It is the invariable practice of all armies for the senior officer on outpost duty to receive flags of truce sent to that portion of the lines under his charge, and it happened on the occasion of your sending a flag to which you refer that the regiment on duty was the First South Carolina Regiment of loyal volunteers. No change of the regular practice was thought necessary in the case, nor can any change of the practice, invidious to any portion of the soldiers of the United States, be allowed. The flag of the United States covers all its defenders with equal honor and protection, irrespective of any accidents of color. This is now the avowed and settled policy of my Government and of all other governments under whose flags colored soldiers, whether African or East Indian, have been or are employed. No principle of international military usage is better settled or more universally recognized amongst civilized nations. The flag of truce sent to you by my order was, as is also usual, intrusted to a staff officer of the post through which it was sent, and in so sending it no regard was had to the fact whether he was or was not commissioned to serve with colored troops.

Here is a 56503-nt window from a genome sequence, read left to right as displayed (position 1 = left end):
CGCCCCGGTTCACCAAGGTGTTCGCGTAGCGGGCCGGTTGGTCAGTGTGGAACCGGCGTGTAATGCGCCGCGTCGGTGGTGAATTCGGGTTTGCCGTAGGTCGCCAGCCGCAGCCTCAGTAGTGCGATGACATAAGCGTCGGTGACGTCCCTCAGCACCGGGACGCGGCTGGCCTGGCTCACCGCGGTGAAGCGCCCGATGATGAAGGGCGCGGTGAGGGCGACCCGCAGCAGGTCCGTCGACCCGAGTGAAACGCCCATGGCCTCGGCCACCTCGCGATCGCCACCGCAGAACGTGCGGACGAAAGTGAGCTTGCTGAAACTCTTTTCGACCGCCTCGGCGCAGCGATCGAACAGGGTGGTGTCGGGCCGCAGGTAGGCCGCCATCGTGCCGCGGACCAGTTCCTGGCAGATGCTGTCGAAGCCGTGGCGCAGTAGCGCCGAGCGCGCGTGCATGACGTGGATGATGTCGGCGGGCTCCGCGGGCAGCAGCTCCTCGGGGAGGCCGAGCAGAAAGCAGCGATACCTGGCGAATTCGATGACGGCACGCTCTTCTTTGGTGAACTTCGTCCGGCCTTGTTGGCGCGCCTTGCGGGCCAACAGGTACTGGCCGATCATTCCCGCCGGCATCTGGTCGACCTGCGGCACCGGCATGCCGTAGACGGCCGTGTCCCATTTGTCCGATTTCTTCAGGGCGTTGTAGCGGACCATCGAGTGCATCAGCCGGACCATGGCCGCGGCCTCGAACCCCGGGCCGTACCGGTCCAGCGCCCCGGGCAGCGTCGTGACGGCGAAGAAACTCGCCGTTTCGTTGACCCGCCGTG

Yes, if now the two South Carolina regiments, comprised of former slaves, was assigned garrison duty to relieve the white regiments for field campaigns… well who do you think will be accepting those truce requests?

But I don’t think Hunter was completely honest here. Without doubt the arrangements were made to press a delicate point. Perhaps something akin to refusing to sit at the back of the bus in the midst of war?